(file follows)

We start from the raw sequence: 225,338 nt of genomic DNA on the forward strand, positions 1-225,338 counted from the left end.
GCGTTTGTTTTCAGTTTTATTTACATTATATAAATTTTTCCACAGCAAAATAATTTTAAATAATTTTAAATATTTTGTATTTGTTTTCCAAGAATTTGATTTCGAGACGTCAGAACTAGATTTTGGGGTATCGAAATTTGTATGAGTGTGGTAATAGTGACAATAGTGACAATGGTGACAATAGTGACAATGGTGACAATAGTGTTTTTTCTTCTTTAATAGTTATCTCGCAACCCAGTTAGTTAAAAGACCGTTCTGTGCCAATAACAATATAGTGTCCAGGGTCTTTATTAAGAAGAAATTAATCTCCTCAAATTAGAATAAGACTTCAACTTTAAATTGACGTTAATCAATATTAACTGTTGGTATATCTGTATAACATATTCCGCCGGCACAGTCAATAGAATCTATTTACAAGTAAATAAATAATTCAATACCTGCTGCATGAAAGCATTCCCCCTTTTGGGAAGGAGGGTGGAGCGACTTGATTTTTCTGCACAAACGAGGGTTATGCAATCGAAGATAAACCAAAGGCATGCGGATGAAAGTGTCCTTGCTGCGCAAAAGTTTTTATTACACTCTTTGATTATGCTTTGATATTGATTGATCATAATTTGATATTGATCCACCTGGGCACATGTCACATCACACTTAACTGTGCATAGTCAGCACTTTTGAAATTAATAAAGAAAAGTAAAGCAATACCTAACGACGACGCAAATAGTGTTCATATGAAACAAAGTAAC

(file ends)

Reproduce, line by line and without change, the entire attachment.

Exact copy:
We start from the raw sequence: 225,338 nt of genomic DNA on the forward strand, positions 1-225,338 counted from the left end.
GCGTTTGTTTTCAGTTTTATTTACATTATATAAATTTTTCCACAGCAAAATAATTTTAAATAATTTTAAATATTTTGTATTTGTTTTCCAAGAATTTGATTTCGAGACGTCAGAACTAGATTTTGGGGTATCGAAATTTGTATGAGTGTGGTAATAGTGACAATAGTGACAATGGTGACAATAGTGACAATGGTGACAATAGTGTTTTTTCTTCTTTAATAGTTATCTCGCAACCCAGTTAGTTAAAAGACCGTTCTGTGCCAATAACAATATAGTGTCCAGGGTCTTTATTAAGAAGAAATTAATCTCCTCAAATTAGAATAAGACTTCAACTTTAAATTGACGTTAATCAATATTAACTGTTGGTATATCTGTATAACATATTCCGCCGGCACAGTCAATAGAATCTATTTACAAGTAAATAAATAATTCAATACCTGCTGCATGAAAGCATTCCCCCTTTTGGGAAGGAGGGTGGAGCGACTTGATTTTTCTGCACAAACGAGGGTTATGCAATCGAAGATAAACCAAAGGCATGCGGATGAAAGTGTCCTTGCTGCGCAAAAGTTTTTATTACACTCTTTGATTATGCTTTGATATTGATTGATCATAATTTGATATTGATCCACCTGGGCACATGTCACATCACACTTAACTGTGCATAGTCAGCACTTTTGAAATTAATAAAGAAAAGTAAAGCAATACCTAACGACGACGCAAATAGTGTTCATATGAAACAAAGTAAC